I’m finally learning how to code

Share this post:

When I was studying political science in college, I had no intention of going into the field of technology. I had friends in STEM, but I was sure I either wanted to pursue a career in politics or business. However, when I saw an opportunity to enter a rotational program at IBM Watson starting in the summer of 2014, I knew I had to pursue it. I got the job and rotated through the sales and marketing departments, where I began learning more about AI technology.

As I talked to developers both inside and outside of the company, I found myself wanting to learn how to code with the Watson API’s and create a new product or app. They gave me advice on how to start, but the thought of committing hours of my time to learning a new skill seemed daunting. In the summer of 2016, I mentored a high school student on starting a career in STEM through the program Girls Who Code and I was very impressed with the girls’ ability to create an app in just a few weeks. They inspired me to take a free HTML Codecademy course, which acquainted me with programming, however I barely kept up with my novice skills.

In my day job today as an offering manager for IBM Digital, I work on a website called the IBM Learning Lab, which offers interactive courses and real-world use cases on emerging tech to help professionals gain new skills. Use cases include everything from building a chatbot in 20 minutes to creating your very own Harry Potter sorting hat. The website also features courses from partners such as General Assembly – a company that trains employees and individuals around the world in coding, data science, design, marketing and product management.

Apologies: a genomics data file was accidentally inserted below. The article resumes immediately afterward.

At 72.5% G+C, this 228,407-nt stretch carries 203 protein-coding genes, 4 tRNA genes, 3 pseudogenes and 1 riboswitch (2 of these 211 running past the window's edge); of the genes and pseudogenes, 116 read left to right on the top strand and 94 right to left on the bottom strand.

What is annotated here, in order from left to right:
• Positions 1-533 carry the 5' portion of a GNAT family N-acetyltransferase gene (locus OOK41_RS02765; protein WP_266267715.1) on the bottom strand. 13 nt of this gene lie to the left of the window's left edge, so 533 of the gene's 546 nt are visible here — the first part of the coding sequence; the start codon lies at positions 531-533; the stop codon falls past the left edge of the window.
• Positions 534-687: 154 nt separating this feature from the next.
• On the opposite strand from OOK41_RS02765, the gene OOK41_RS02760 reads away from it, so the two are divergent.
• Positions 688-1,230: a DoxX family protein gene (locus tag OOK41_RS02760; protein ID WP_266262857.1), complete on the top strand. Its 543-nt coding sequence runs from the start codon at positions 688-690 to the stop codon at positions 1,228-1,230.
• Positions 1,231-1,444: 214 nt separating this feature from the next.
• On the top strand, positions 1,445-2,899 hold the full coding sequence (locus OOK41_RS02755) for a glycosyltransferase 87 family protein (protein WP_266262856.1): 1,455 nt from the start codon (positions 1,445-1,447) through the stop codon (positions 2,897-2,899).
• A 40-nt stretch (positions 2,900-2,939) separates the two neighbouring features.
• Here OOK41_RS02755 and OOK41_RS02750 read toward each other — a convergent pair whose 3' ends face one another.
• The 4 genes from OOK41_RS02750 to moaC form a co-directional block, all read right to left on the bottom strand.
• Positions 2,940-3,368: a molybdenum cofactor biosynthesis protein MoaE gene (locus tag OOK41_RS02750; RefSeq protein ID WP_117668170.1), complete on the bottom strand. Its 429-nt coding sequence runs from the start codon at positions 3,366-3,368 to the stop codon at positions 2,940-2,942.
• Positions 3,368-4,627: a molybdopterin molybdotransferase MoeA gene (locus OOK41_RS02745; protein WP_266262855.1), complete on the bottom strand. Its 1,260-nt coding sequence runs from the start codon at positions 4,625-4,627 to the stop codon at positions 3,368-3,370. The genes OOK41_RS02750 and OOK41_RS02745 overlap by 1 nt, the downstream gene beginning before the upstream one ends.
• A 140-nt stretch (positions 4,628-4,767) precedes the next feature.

I decided it was time to practice what I preach, dive into the coding deep end, and take one of General Assembly’s immersive coding courses. I’m going to skill-up, learn the language of the 21st century, and hopefully begin a journey of learning different programming languages.

So, I recently began General Assembly’s HTML, CSS, and Web Design course with the intention of building a website that chronicles free workout opportunities in NYC. In addition, I am going to build a chat bot with Watson’s Conversation API so you can ask it questions like “What are free yoga classes in NYC,” or “What free workout classes are happening at 6:30 PM in Brooklyn?” I look to highlight the great people and organizations that offer free workout opportunities for New Yorkers.

I’m both excited and nervous to begin this journey of learning how to code. Since this is something I’ve wanted to pursue for almost 2 years now, I am treading optimistically that I will enjoy programming and continue to learn new languages once this course is over.

This is part 1 of a 2 part-series. In the next post, I will chronicle my 10-week coding experience – including all of the ups and downs that occur when learning new skills.

Browse courses and use cases on the Learning Lab

Offering Manager - IBM Digital Group

More Developers stories
January 15, 2019

How KONE is using Watson IoT to make its elevators smarter

AI is helping elevator manufacturers better anticipate problems, improve repair services and handle traffic more efficiently. One such elevator firm, KONE, recently joined forces with IBM’s Watson IoT, to provide predictive maintenance services and offer more personalized experiences.

Continue reading

January 14, 2019

How to retain customers and agents with AI

Companies spend on average $4,000 or more to hire a call center service agent, with an additional average of $4,800 or more to train them. The high costs coupled with a 30% average employee turnover at U.S. call centers has put the pinch on the bottom line.

Continue reading

January 11, 2019

AI in 2019: more ubiquitous and more trusted

The average consumer is likely now to own a smartphone with an AI-based, voice-activated personal digital assistant. In 2019, it should come as no surprise that we’ll see AI pop up in more places and become increasingly useful for a range of tasks.

Continue reading